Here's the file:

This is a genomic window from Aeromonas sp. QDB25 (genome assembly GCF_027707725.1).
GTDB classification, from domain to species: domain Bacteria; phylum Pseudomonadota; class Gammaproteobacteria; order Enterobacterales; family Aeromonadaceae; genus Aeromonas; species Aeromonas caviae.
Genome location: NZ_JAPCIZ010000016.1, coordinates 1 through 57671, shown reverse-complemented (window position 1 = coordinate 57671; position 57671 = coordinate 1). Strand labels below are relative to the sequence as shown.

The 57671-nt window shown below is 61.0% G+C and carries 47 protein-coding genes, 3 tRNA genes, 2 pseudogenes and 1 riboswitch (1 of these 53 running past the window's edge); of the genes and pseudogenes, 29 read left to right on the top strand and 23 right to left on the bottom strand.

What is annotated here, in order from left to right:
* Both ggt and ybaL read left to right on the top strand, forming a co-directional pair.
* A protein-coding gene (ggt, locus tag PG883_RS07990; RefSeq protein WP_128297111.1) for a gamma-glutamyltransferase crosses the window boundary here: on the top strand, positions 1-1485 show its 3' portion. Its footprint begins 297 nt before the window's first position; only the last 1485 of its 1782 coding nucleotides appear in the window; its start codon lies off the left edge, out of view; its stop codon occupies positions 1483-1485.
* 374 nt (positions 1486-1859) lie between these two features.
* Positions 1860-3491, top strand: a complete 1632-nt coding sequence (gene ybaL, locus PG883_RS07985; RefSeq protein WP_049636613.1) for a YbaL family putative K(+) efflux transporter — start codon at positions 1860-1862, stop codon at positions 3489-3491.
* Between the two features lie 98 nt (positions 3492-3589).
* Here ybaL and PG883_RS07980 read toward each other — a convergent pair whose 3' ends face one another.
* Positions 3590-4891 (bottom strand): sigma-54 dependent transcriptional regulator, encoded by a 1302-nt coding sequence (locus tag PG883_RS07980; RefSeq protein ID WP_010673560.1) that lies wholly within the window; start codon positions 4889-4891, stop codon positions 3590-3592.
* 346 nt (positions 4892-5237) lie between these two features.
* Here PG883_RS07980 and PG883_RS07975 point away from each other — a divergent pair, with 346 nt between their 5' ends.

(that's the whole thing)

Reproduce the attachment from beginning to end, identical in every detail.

This is a genomic window from Aeromonas sp. QDB25 (genome assembly GCF_027707725.1).
GTDB classification, from domain to species: domain Bacteria; phylum Pseudomonadota; class Gammaproteobacteria; order Enterobacterales; family Aeromonadaceae; genus Aeromonas; species Aeromonas caviae.
Genome location: NZ_JAPCIZ010000016.1, coordinates 1 through 57671, shown reverse-complemented (window position 1 = coordinate 57671; position 57671 = coordinate 1). Strand labels below are relative to the sequence as shown.

The 57671-nt window shown below is 61.0% G+C and carries 47 protein-coding genes, 3 tRNA genes, 2 pseudogenes and 1 riboswitch (1 of these 53 running past the window's edge); of the genes and pseudogenes, 29 read left to right on the top strand and 23 right to left on the bottom strand.

What is annotated here, in order from left to right:
* Both ggt and ybaL read left to right on the top strand, forming a co-directional pair.
* A protein-coding gene (ggt, locus tag PG883_RS07990; RefSeq protein WP_128297111.1) for a gamma-glutamyltransferase crosses the window boundary here: on the top strand, positions 1-1485 show its 3' portion. Its footprint begins 297 nt before the window's first position; only the last 1485 of its 1782 coding nucleotides appear in the window; its start codon lies off the left edge, out of view; its stop codon occupies positions 1483-1485.
* 374 nt (positions 1486-1859) lie between these two features.
* Positions 1860-3491, top strand: a complete 1632-nt coding sequence (gene ybaL, locus PG883_RS07985; RefSeq protein WP_049636613.1) for a YbaL family putative K(+) efflux transporter — start codon at positions 1860-1862, stop codon at positions 3489-3491.
* Between the two features lie 98 nt (positions 3492-3589).
* Here ybaL and PG883_RS07980 read toward each other — a convergent pair whose 3' ends face one another.
* Positions 3590-4891 (bottom strand): sigma-54 dependent transcriptional regulator, encoded by a 1302-nt coding sequence (locus tag PG883_RS07980; RefSeq protein ID WP_010673560.1) that lies wholly within the window; start codon positions 4889-4891, stop codon positions 3590-3592.
* 346 nt (positions 4892-5237) lie between these two features.
* Here PG883_RS07980 and PG883_RS07975 point away from each other — a divergent pair, with 346 nt between their 5' ends.